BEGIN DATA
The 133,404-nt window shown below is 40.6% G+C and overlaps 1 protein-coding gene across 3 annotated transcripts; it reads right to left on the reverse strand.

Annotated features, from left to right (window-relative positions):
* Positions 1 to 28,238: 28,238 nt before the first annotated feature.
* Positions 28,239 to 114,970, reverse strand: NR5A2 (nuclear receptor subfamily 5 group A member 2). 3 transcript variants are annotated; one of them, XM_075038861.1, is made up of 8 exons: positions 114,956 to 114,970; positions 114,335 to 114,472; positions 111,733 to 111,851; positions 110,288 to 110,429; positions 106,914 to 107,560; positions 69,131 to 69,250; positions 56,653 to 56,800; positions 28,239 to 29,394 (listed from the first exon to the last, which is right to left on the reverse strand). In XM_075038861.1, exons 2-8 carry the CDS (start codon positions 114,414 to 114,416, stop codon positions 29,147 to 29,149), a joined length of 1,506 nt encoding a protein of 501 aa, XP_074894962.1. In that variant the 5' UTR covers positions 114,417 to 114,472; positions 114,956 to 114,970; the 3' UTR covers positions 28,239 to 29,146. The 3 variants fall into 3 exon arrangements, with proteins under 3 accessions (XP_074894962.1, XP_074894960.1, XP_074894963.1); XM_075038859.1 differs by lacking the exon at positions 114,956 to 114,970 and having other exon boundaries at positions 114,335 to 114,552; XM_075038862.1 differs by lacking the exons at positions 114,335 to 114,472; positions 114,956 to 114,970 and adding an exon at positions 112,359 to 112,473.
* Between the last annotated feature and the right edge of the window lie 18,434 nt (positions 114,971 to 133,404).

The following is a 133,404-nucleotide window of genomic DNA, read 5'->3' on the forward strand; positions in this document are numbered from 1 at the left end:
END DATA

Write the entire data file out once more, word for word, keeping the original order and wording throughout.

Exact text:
The 133,404-nt window shown below is 40.6% G+C and overlaps 1 protein-coding gene across 3 annotated transcripts; it reads right to left on the reverse strand.

Annotated features, from left to right (window-relative positions):
* Positions 1 to 28,238: 28,238 nt before the first annotated feature.
* Positions 28,239 to 114,970, reverse strand: NR5A2 (nuclear receptor subfamily 5 group A member 2). 3 transcript variants are annotated; one of them, XM_075038861.1, is made up of 8 exons: positions 114,956 to 114,970; positions 114,335 to 114,472; positions 111,733 to 111,851; positions 110,288 to 110,429; positions 106,914 to 107,560; positions 69,131 to 69,250; positions 56,653 to 56,800; positions 28,239 to 29,394 (listed from the first exon to the last, which is right to left on the reverse strand). In XM_075038861.1, exons 2-8 carry the CDS (start codon positions 114,414 to 114,416, stop codon positions 29,147 to 29,149), a joined length of 1,506 nt encoding a protein of 501 aa, XP_074894962.1. In that variant the 5' UTR covers positions 114,417 to 114,472; positions 114,956 to 114,970; the 3' UTR covers positions 28,239 to 29,146. The 3 variants fall into 3 exon arrangements, with proteins under 3 accessions (XP_074894962.1, XP_074894960.1, XP_074894963.1); XM_075038859.1 differs by lacking the exon at positions 114,956 to 114,970 and having other exon boundaries at positions 114,335 to 114,552; XM_075038862.1 differs by lacking the exons at positions 114,335 to 114,472; positions 114,956 to 114,970 and adding an exon at positions 112,359 to 112,473.
* Between the last annotated feature and the right edge of the window lie 18,434 nt (positions 114,971 to 133,404).

The following is a 133,404-nucleotide window of genomic DNA, read 5'->3' on the forward strand; positions in this document are numbered from 1 at the left end: